Flexible cystoscopy using narrow-band imaging (NBI) is more effective in detecting non-muscle-invasive bladder cancer than is traditional cystoscopy using white light, researchers stated at the 2010 American Urological Association (AUA) Annual Meeting.
Endoscopic narrow-band imaging is routinely used around the world to assess gastrointestinal abnormalities, explained Yi-Jun Shen, MD, Fudan University Hospital, Shanghai, China. Comparisons with bladder cancer also echo superiority for NBI, Dr. Shen noted, speaking here at a poster presentation on June 1. "NBI is clearly more effective to detect new non-muscle-invasive [bladder cancer] than white light, just like it is in gastrointestinal use," Dr. Shen stated.
The debate over white-light cystoscopy versus narrow-band imaging comes down to observer bias, Dr. Shen explained. Most prior studies in non-muscle-invasive bladder cancer have utilised the same urologist viewing the same images under white light and narrow-band illumination, which raises questions of reliability and utility in the broader urologist population.
Dr. Shen designed a study using a randomised sequence of images taken using white light and narrow-band imaging to compare detection rates of new cases of non-muscle-invasive bladder cancer under the different illumination sources.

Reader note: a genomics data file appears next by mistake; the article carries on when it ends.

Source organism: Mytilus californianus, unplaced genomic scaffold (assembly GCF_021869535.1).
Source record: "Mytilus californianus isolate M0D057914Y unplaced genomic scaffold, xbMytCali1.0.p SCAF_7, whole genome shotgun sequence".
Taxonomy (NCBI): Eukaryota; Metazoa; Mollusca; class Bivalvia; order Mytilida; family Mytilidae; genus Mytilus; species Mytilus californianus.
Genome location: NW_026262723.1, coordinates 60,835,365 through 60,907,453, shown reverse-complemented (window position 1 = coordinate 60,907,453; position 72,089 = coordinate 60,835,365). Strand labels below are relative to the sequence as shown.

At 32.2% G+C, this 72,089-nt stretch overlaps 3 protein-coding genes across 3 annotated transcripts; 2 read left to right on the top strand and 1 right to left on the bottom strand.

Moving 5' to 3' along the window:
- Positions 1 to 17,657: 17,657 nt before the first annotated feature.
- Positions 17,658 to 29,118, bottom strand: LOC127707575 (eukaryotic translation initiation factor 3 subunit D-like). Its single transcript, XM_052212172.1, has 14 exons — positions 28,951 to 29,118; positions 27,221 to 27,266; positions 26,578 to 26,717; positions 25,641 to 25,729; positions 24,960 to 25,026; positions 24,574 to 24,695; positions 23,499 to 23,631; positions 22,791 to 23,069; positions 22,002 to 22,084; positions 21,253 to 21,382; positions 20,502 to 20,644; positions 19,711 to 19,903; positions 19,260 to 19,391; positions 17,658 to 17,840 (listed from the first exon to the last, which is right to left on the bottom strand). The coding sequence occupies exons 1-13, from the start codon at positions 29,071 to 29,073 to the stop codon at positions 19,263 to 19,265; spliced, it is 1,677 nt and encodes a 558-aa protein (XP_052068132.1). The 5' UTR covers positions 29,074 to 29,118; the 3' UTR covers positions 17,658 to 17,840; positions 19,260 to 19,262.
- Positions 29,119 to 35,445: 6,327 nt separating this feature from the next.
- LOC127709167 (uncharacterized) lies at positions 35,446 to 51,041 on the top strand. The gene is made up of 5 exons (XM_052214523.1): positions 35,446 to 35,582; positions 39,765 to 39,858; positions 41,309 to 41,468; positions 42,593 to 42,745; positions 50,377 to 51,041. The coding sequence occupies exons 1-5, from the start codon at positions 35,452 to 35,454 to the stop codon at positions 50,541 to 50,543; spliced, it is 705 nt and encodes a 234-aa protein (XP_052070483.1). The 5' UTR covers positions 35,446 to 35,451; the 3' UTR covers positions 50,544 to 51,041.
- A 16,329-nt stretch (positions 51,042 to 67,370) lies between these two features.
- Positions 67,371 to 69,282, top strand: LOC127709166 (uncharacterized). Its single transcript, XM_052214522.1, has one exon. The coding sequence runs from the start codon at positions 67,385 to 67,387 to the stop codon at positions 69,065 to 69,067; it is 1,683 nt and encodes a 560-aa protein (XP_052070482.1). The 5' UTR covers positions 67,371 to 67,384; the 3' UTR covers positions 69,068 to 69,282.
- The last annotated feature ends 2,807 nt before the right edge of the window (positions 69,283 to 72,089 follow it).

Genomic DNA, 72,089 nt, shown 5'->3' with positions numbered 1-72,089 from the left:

Flexible cystoscopy using the same Olympus Lucera sequential endoscopy system was used to image 45 bladders with suspected new cases of non-muscle-invasive bladder cancer using both narrow-band imaging and white light imaging. All 45 patients were examined between February and October 2009. Images were shown to observers in a predetermined, random order for a set length of time to eliminate any potential observer bias.
A total of 110 biopsies were performed under white light and 142 under narrow-band imaging. Biopsies obtained by both white light and narrow-band imaging were examined separately by an experienced pathologist. After biopsy, a standard transurethral resection (TUR) with resected samples was performed to confirm the presence of tumours.
Within the group of 45 patients, 41 (91.1%) had confirmed non-muscle-invasive bladder cancer. Of the patients with tumours, 33 were detected by both white light and narrow-band imaging, 0 were seen only by white light, 7 were seen only by narrow-band imaging, and 1 was missed by both white light and narrow-band imaging.
A total of 110 biopsies were taken under white light, with 89 showing signs of cancer. A total of 142 narrow-band imaging biopsies were taken, with 113 showing signs of cancer. The sensitivity of white light imaging was 80.5% compared with 97.6% for narrow-band imaging (P < .05); the specificity was 50% and 75%, respectively (P < .05), and accuracy was 77.8% versus 95.6% (P < .05).
Dr. Shen reported that all 5 T1 cancers found on TUR were identified on narrow-band imaging, while white light imaging missed 2 T1 cancers. Narrow-band imaging detected 24 cancerous lesions in 15 patients that were missed by white light imaging.
"What we found was that anyone can use NBI efficiently and effectively in bladder cancer, even residents, after just a short learning curve," Dr. Shen noted. "We have found that it only takes 20 or 30 images for a new user to become proficient in this technique."